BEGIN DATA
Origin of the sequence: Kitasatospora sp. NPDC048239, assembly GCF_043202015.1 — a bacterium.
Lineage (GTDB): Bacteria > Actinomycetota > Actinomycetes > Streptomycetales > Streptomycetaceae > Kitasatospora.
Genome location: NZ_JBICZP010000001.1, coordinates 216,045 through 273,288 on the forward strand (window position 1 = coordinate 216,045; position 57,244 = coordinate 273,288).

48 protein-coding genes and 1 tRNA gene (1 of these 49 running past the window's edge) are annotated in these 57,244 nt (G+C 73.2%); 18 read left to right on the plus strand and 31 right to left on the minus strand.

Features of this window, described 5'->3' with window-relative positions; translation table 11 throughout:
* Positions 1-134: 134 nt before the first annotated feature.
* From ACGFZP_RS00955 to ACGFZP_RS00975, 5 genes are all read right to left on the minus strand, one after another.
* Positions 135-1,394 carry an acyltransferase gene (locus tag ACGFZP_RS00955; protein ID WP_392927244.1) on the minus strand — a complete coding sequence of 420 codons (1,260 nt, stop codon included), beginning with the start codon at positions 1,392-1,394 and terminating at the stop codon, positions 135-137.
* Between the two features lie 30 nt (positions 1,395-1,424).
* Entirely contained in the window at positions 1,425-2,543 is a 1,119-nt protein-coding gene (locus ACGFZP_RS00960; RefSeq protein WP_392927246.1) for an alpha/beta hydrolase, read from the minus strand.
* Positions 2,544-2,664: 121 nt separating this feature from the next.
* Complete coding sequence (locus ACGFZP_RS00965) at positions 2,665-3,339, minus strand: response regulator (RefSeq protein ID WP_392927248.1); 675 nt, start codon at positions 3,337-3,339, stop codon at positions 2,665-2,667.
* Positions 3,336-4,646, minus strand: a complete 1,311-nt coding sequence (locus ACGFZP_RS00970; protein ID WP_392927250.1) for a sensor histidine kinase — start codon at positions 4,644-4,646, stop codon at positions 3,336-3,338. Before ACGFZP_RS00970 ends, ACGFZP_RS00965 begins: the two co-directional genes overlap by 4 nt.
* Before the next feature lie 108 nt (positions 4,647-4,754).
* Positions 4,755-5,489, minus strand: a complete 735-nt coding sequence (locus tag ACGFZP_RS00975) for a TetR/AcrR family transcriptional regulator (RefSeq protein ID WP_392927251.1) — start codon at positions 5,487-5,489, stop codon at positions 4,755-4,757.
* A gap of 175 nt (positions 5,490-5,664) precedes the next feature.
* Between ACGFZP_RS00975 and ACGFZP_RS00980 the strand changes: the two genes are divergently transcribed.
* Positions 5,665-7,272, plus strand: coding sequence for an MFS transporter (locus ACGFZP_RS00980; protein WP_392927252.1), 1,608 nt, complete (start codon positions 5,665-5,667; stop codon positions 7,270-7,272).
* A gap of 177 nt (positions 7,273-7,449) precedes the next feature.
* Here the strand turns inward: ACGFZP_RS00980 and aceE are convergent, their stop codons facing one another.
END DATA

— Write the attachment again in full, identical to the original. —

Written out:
Origin of the sequence: Kitasatospora sp. NPDC048239, assembly GCF_043202015.1 — a bacterium.
Lineage (GTDB): Bacteria > Actinomycetota > Actinomycetes > Streptomycetales > Streptomycetaceae > Kitasatospora.
Genome location: NZ_JBICZP010000001.1, coordinates 216,045 through 273,288 on the forward strand (window position 1 = coordinate 216,045; position 57,244 = coordinate 273,288).

48 protein-coding genes and 1 tRNA gene (1 of these 49 running past the window's edge) are annotated in these 57,244 nt (G+C 73.2%); 18 read left to right on the plus strand and 31 right to left on the minus strand.

Features of this window, described 5'->3' with window-relative positions; translation table 11 throughout:
* Positions 1-134: 134 nt before the first annotated feature.
* From ACGFZP_RS00955 to ACGFZP_RS00975, 5 genes are all read right to left on the minus strand, one after another.
* Positions 135-1,394 carry an acyltransferase gene (locus tag ACGFZP_RS00955; protein ID WP_392927244.1) on the minus strand — a complete coding sequence of 420 codons (1,260 nt, stop codon included), beginning with the start codon at positions 1,392-1,394 and terminating at the stop codon, positions 135-137.
* Between the two features lie 30 nt (positions 1,395-1,424).
* Entirely contained in the window at positions 1,425-2,543 is a 1,119-nt protein-coding gene (locus ACGFZP_RS00960; RefSeq protein WP_392927246.1) for an alpha/beta hydrolase, read from the minus strand.
* Positions 2,544-2,664: 121 nt separating this feature from the next.
* Complete coding sequence (locus ACGFZP_RS00965) at positions 2,665-3,339, minus strand: response regulator (RefSeq protein ID WP_392927248.1); 675 nt, start codon at positions 3,337-3,339, stop codon at positions 2,665-2,667.
* Positions 3,336-4,646, minus strand: a complete 1,311-nt coding sequence (locus ACGFZP_RS00970; protein ID WP_392927250.1) for a sensor histidine kinase — start codon at positions 4,644-4,646, stop codon at positions 3,336-3,338. Before ACGFZP_RS00970 ends, ACGFZP_RS00965 begins: the two co-directional genes overlap by 4 nt.
* Before the next feature lie 108 nt (positions 4,647-4,754).
* Positions 4,755-5,489, minus strand: a complete 735-nt coding sequence (locus tag ACGFZP_RS00975) for a TetR/AcrR family transcriptional regulator (RefSeq protein ID WP_392927251.1) — start codon at positions 5,487-5,489, stop codon at positions 4,755-4,757.
* A gap of 175 nt (positions 5,490-5,664) precedes the next feature.
* Between ACGFZP_RS00975 and ACGFZP_RS00980 the strand changes: the two genes are divergently transcribed.
* Positions 5,665-7,272, plus strand: coding sequence for an MFS transporter (locus ACGFZP_RS00980; protein WP_392927252.1), 1,608 nt, complete (start codon positions 5,665-5,667; stop codon positions 7,270-7,272).
* A gap of 177 nt (positions 7,273-7,449) precedes the next feature.
* Here the strand turns inward: ACGFZP_RS00980 and aceE are convergent, their stop codons facing one another.